Alejandro Rose-Garcia
goes by the name Shakey Graves when he performs. (Photo credit: Jarred Gastriech)

Shakey Graves
For lovers of Americana

Shakey Graves is the stage name of Alejandro Rose-Garcia, an Austin-based indie-folk singer. You may know Rose-Garcia from the television show Friday Night Lights or the films Shorts, Material Girls, and Spy Kids 3-D: Game Over. Music seems to be his passion, however, and his stage presence is lively, rocking, and very original. Shakey Graves is also attractive, with a look that suits his country and blues tendencies, so don’t be surprised if the crowd skews female at his Ogden Theatre shows October 23-24. Bonus: Denver-based indie duo Tennis—who were named best band/musician in 5280‘s 2015 Top of the Town—will open.

Brothers Matt and Mark Hill from Lawrence, Kansas are the Floozies. (Photo credit: Paradigm Talent Agency.)

The Floozies
For lovers of electronic music

The Floozies’ Instagram offers a succinct a description of the duo’s music: dayglow funk. Neon dance party. Psychadelic hip-hop. Brothers Matt and Mark Hill hail from Lawrence, Kansas, and have absorbed a long tradition of jazz coming out of Kansas City to the east, as well as the new tradition of electronic from Colorado to the west. The band plays the Boulder Theater October 23-24.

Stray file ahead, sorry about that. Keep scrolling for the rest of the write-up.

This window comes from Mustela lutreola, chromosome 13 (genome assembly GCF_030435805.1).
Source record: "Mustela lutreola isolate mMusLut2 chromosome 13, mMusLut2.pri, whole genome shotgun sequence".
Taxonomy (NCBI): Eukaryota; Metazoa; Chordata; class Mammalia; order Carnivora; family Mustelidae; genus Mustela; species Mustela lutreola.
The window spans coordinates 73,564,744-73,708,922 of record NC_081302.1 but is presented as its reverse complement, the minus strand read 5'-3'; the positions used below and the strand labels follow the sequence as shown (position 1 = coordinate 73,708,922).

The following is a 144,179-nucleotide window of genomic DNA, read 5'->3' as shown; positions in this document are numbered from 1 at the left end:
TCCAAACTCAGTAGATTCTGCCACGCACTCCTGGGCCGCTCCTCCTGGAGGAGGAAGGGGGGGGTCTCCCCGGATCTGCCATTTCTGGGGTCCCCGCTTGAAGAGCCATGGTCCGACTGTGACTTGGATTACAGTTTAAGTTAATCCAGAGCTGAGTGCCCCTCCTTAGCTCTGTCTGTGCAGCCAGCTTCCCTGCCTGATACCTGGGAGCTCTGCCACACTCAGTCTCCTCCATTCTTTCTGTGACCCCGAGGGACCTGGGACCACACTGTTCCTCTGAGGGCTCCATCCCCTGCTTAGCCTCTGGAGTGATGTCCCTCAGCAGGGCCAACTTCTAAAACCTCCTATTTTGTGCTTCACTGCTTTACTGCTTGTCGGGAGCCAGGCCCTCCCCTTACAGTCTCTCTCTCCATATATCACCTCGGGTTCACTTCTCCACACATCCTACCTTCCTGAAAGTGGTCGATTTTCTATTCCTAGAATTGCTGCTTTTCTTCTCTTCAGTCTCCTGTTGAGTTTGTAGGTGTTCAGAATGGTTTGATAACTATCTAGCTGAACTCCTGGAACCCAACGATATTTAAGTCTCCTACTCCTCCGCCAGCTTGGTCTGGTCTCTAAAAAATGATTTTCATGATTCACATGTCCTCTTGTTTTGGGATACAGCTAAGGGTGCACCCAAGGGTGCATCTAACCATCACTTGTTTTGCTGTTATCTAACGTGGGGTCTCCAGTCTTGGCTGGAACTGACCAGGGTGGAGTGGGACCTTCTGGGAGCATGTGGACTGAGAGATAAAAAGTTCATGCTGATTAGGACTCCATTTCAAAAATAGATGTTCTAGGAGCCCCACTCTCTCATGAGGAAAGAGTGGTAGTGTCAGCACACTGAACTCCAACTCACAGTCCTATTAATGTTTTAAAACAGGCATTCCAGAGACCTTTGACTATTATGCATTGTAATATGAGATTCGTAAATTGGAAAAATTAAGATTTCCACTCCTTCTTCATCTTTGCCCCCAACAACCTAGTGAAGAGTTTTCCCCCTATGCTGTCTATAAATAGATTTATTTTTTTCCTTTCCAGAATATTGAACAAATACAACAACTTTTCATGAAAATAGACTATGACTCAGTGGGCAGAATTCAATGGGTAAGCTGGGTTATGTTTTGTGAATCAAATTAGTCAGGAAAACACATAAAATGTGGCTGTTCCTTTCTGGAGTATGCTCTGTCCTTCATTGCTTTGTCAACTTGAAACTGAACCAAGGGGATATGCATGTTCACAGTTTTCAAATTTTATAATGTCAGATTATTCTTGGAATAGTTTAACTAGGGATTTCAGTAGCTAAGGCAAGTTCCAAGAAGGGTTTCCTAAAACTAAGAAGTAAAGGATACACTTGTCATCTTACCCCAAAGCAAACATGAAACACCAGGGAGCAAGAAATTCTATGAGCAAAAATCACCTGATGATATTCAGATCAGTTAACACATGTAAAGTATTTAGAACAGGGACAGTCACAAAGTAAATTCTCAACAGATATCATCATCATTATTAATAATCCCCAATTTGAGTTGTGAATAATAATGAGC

Genre-flouting quintet Lotus will play the Fillmore Auditorium on Halloween.

A sure bet for Halloween

Live jamtronica act Lotus combine elements of electronic, funk, house, and post-rock to create a danceable sound that’s as varied as it is fun. The quintet’s latest album, Gilded Age, released in July, is down-tempo and meant to evoke nostalgia for peaceful days. Although members of the band live in Denver, Lotus didn’t play a Colorado show on its last tour and Mile High fans are in for a treat (I was lucky to catch them in Las Vegas this past February). In the past, Lotus has performed sets covering the Talking Heads and Black Sabbath—here’s hoping the band’s Halloween show at the Fillmore will feature some sort of musical costume as well.